Top critical review
3.0 out of 5 stars“Where are my eight-pack abs? I always have eight-pack abs.”
Reviewed in the United States 🇺🇸 on May 6, 2016
THIS REVIEW CONTAINS SPOILERS.
DO NOT PROCEED IF YOU DO NOT WANT TO BE SPOILED!
The book opens with Apollo falling from the skies, disoriented and confused, ending up in a garbage container. He hardly gets to crawl out of it before attacked by two teenage boys the same age as his mortal body. Despite being captured in a not-so-attractive body (how dare Zeus?!), Apollo stands his ground, completely convinced he can fight the two with no issues at all. After all, he is a perfect, flawless, immortal god who should be worshipped by puny humans, such as these teens. However, he gets beaten up, and were it not for an unlikely saviour — 12-year-old Meg — he might have gotten a lot more hurt than he did, because horror behold, he cannot fight as well as he thought. But his ego is intact (sort of). Apollo explains himself to the girl who appears to be a demigod with control over fruits. He explains to her he can be bound by contract and she proceeds to claim his service, which is where he gets stuck. They go to find Percy Jackson, Apollo convinced Percy will be thrilled to see him again, however, that is not exactly the case. Despite not wanting to be involved with quests any more, after last year, and due to promising Annabeth he will get good enough grades to attend college with her, Percy agrees to drive Apollo and Meg to Camp Half-Blood and that’s it (how dare he?!).
Things don’t go as well as planned, and Apollo and Meg have to part with Percy earlier than expected, finding the camp through a thick confusing forest. They learn campers have gone missing lately, and it’s so bad there is a buddy-system in effect. Despite not wanting to sacrifice his own beautiful self, Apollo realises he must find out why the demigods are disappearing, which leads to a disturbing discovery. A group of idolised “gods” are trying to overtake all of the oracles, led by “The Beast”. It is not easy for Apollo to fight his own battles, but he does it despite his (innitial) distaste for it, and grows over the course. However, it is not completely without sacrifices and people turning against him.
Apollo is an extremely entertaining character to follow. His ego is definitely intact, borderline narcissistic. When Percy helps him overcome some plague spirits (catching the cold doing so), Apollo has to actually think hard to understand he needs to thank people for helping him. How does he come to this conclusion? By thinking something along the lines of “Oh, if Percy were a god he’d probably want me to thank him, or burn a sacrifice in his honour”. He is upset he has flab and acne, and keeps referring to himself as awesome, and the most important, and the most handsome god. Oh, if he had his divine powers, he would be so awe-inspiring people would bow before him, and how dare the camp make his table look like everybody else’s? No, surely it should be singing and shining gold. Throughout the course of the book, Apollo has to learn to be more humble, and he has quite a hard time with it, because he is very occupied with how amazing he is about 80% of the time.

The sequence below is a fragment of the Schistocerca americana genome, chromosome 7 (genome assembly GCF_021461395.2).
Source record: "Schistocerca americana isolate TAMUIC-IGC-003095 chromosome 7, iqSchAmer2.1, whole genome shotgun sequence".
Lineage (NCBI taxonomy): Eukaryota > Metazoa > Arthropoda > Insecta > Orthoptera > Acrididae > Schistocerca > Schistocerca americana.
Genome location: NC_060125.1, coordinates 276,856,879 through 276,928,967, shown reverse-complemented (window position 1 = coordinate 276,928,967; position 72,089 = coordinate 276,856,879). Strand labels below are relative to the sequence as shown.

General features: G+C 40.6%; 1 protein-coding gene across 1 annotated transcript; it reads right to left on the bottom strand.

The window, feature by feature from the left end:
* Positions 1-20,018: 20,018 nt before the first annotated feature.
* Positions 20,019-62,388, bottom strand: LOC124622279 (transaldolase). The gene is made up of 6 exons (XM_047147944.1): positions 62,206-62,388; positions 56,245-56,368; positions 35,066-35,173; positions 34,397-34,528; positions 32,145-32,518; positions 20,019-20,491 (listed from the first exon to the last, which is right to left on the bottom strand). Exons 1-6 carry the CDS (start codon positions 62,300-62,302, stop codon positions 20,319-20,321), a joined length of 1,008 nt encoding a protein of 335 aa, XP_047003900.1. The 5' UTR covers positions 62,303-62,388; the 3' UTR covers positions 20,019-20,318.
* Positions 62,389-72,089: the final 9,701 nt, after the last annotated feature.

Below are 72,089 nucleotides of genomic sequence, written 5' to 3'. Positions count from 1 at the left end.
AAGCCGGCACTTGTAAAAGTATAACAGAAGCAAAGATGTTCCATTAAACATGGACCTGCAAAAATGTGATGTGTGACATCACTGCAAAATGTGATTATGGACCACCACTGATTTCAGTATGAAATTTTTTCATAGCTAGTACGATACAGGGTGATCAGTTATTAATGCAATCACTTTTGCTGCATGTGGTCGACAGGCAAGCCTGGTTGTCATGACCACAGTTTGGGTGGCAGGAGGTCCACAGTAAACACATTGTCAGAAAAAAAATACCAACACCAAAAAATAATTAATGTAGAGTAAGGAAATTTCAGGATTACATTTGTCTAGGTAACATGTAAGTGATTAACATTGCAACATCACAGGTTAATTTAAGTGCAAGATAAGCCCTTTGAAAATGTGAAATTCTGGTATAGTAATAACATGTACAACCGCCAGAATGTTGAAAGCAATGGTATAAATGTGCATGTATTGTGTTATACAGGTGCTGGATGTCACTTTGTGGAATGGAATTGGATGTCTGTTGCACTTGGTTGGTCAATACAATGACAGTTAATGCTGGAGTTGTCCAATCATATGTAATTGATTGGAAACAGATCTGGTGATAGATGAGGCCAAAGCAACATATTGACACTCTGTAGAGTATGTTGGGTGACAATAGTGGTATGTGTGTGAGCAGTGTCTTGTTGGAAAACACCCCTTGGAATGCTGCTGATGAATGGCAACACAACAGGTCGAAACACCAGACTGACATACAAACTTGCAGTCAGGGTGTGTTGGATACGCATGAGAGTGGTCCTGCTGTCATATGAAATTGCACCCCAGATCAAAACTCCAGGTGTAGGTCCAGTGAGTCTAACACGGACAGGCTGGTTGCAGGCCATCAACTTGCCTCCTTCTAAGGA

This book is very LGBT+ inclusive, Apollo reminiscing about girlfriends and boyfriends. It also features Meg as a new major character, adopted by the guy who killed her father when she was very young, and then manipulating her, emotionally damaging her. So there is definitely some emotional abuse mentioning as well, and Apollo sympathising with her, because he can relate since Zeus did something similar to him, as Meg’s tormentor is doing towards her. This does however also make him realise his errors in tossing heroes to sacrifice themselves for his sake without thinking about it, and not really thanking them, which makes him question if he is much better than the tormentors.
Also, Will Solace + Nico di Angelo. They are sprinkled here and there, and are complete lovable dorks. I especially love the scene where Nico sits at the Apollo table when eating, and Apollo goes “Shouldn’t you be at the Hades table?” and Nico just casually tells about a mood disorder that causes the ground to crackle, and zombies to roam around, if he sits alone, so his doctor (Will) gave him a note saying he had to sit with others. Never mind he probably abused his powers to get there, even though both him and Will joke he would neeever do such a thing to get what he wants. Their chemistry is very relaxed and I enjoyed them as a couple.
All in all I had a fun time reading this book, with a nice battle scene and the return of our favourite jokester. It is an entertaining read, and I do think it could be finished in one go, mostly because of the humour and Apollo’s ego-centric nature. He is just incredibly entertaining and I can’t wait for the next book to drop.